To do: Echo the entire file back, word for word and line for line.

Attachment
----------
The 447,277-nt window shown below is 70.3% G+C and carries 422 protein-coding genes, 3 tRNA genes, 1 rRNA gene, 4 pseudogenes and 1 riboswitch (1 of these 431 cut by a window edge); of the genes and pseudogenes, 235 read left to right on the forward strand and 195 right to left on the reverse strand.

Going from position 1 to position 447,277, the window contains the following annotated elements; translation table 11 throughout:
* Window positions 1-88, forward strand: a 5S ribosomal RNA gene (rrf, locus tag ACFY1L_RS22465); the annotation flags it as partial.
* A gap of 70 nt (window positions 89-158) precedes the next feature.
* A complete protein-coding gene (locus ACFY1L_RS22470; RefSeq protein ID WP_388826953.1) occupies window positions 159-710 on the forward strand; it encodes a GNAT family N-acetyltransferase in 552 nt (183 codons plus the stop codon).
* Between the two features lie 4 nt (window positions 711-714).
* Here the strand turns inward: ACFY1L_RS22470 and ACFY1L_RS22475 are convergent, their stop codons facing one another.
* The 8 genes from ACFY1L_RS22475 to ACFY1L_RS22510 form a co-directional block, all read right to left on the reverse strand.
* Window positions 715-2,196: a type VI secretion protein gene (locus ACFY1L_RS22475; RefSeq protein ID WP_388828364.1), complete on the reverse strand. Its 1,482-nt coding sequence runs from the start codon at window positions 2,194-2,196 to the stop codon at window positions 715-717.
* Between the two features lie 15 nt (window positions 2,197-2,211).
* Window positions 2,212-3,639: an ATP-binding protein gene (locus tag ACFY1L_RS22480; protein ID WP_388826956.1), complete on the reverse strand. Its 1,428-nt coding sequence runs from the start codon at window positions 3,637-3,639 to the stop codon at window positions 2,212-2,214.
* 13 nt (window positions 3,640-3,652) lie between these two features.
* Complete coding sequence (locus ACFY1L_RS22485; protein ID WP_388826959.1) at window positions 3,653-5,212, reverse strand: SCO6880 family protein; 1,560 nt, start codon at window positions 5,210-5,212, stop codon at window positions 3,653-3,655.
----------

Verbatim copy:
The 447,277-nt window shown below is 70.3% G+C and carries 422 protein-coding genes, 3 tRNA genes, 1 rRNA gene, 4 pseudogenes and 1 riboswitch (1 of these 431 cut by a window edge); of the genes and pseudogenes, 235 read left to right on the forward strand and 195 right to left on the reverse strand.

Going from position 1 to position 447,277, the window contains the following annotated elements; translation table 11 throughout:
* Window positions 1-88, forward strand: a 5S ribosomal RNA gene (rrf, locus tag ACFY1L_RS22465); the annotation flags it as partial.
* A gap of 70 nt (window positions 89-158) precedes the next feature.
* A complete protein-coding gene (locus ACFY1L_RS22470; RefSeq protein ID WP_388826953.1) occupies window positions 159-710 on the forward strand; it encodes a GNAT family N-acetyltransferase in 552 nt (183 codons plus the stop codon).
* Between the two features lie 4 nt (window positions 711-714).
* Here the strand turns inward: ACFY1L_RS22470 and ACFY1L_RS22475 are convergent, their stop codons facing one another.
* The 8 genes from ACFY1L_RS22475 to ACFY1L_RS22510 form a co-directional block, all read right to left on the reverse strand.
* Window positions 715-2,196: a type VI secretion protein gene (locus ACFY1L_RS22475; RefSeq protein ID WP_388828364.1), complete on the reverse strand. Its 1,482-nt coding sequence runs from the start codon at window positions 2,194-2,196 to the stop codon at window positions 715-717.
* Between the two features lie 15 nt (window positions 2,197-2,211).
* Window positions 2,212-3,639: an ATP-binding protein gene (locus tag ACFY1L_RS22480; protein ID WP_388826956.1), complete on the reverse strand. Its 1,428-nt coding sequence runs from the start codon at window positions 3,637-3,639 to the stop codon at window positions 2,212-2,214.
* 13 nt (window positions 3,640-3,652) lie between these two features.
* Complete coding sequence (locus ACFY1L_RS22485; protein ID WP_388826959.1) at window positions 3,653-5,212, reverse strand: SCO6880 family protein; 1,560 nt, start codon at window positions 5,210-5,212, stop codon at window positions 3,653-3,655.